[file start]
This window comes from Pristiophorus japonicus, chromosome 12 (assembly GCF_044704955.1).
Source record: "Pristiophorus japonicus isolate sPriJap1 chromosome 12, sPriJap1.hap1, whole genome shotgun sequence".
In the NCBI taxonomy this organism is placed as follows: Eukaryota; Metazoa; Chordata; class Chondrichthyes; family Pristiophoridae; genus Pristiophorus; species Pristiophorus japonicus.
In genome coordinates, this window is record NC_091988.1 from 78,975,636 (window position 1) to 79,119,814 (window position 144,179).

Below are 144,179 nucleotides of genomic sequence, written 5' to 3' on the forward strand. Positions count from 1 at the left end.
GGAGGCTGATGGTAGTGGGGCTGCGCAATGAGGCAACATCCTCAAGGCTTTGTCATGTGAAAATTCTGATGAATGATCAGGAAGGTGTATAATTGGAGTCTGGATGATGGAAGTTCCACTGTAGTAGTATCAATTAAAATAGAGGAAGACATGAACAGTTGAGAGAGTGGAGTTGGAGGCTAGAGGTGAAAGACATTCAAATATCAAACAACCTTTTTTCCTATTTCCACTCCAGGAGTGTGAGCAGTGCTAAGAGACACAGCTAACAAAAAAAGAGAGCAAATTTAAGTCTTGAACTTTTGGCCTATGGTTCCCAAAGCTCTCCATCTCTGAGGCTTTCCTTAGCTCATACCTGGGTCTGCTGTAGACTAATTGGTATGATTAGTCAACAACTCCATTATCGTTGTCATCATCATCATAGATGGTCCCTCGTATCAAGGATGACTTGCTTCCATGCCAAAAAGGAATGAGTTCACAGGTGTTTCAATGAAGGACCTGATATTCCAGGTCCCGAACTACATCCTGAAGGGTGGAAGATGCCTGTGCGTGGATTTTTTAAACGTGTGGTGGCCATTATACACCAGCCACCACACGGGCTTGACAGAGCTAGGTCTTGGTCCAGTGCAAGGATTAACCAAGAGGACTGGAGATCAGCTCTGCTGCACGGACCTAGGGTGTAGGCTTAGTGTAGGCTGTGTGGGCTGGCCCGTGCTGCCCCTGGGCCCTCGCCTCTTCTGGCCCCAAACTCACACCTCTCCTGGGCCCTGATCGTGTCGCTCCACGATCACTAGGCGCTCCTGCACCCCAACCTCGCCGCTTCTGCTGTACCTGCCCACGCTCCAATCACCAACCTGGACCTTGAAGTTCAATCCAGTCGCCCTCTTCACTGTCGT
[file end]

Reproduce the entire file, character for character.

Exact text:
This window comes from Pristiophorus japonicus, chromosome 12 (assembly GCF_044704955.1).
Source record: "Pristiophorus japonicus isolate sPriJap1 chromosome 12, sPriJap1.hap1, whole genome shotgun sequence".
In the NCBI taxonomy this organism is placed as follows: Eukaryota; Metazoa; Chordata; class Chondrichthyes; family Pristiophoridae; genus Pristiophorus; species Pristiophorus japonicus.
In genome coordinates, this window is record NC_091988.1 from 78,975,636 (window position 1) to 79,119,814 (window position 144,179).

Below are 144,179 nucleotides of genomic sequence, written 5' to 3' on the forward strand. Positions count from 1 at the left end.
GGAGGCTGATGGTAGTGGGGCTGCGCAATGAGGCAACATCCTCAAGGCTTTGTCATGTGAAAATTCTGATGAATGATCAGGAAGGTGTATAATTGGAGTCTGGATGATGGAAGTTCCACTGTAGTAGTATCAATTAAAATAGAGGAAGACATGAACAGTTGAGAGAGTGGAGTTGGAGGCTAGAGGTGAAAGACATTCAAATATCAAACAACCTTTTTTCCTATTTCCACTCCAGGAGTGTGAGCAGTGCTAAGAGACACAGCTAACAAAAAAAGAGAGCAAATTTAAGTCTTGAACTTTTGGCCTATGGTTCCCAAAGCTCTCCATCTCTGAGGCTTTCCTTAGCTCATACCTGGGTCTGCTGTAGACTAATTGGTATGATTAGTCAACAACTCCATTATCGTTGTCATCATCATCATAGATGGTCCCTCGTATCAAGGATGACTTGCTTCCATGCCAAAAAGGAATGAGTTCACAGGTGTTTCAATGAAGGACCTGATATTCCAGGTCCCGAACTACATCCTGAAGGGTGGAAGATGCCTGTGCGTGGATTTTTTAAACGTGTGGTGGCCATTATACACCAGCCACCACACGGGCTTGACAGAGCTAGGTCTTGGTCCAGTGCAAGGATTAACCAAGAGGACTGGAGATCAGCTCTGCTGCACGGACCTAGGGTGTAGGCTTAGTGTAGGCTGTGTGGGCTGGCCCGTGCTGCCCCTGGGCCCTCGCCTCTTCTGGCCCCAAACTCACACCTCTCCTGGGCCCTGATCGTGTCGCTCCACGATCACTAGGCGCTCCTGCACCCCAACCTCGCCGCTTCTGCTGTACCTGCCCACGCTCCAATCACCAACCTGGACCTTGAAGTTCAATCCAGTCGCCCTCTTCACTGTCGT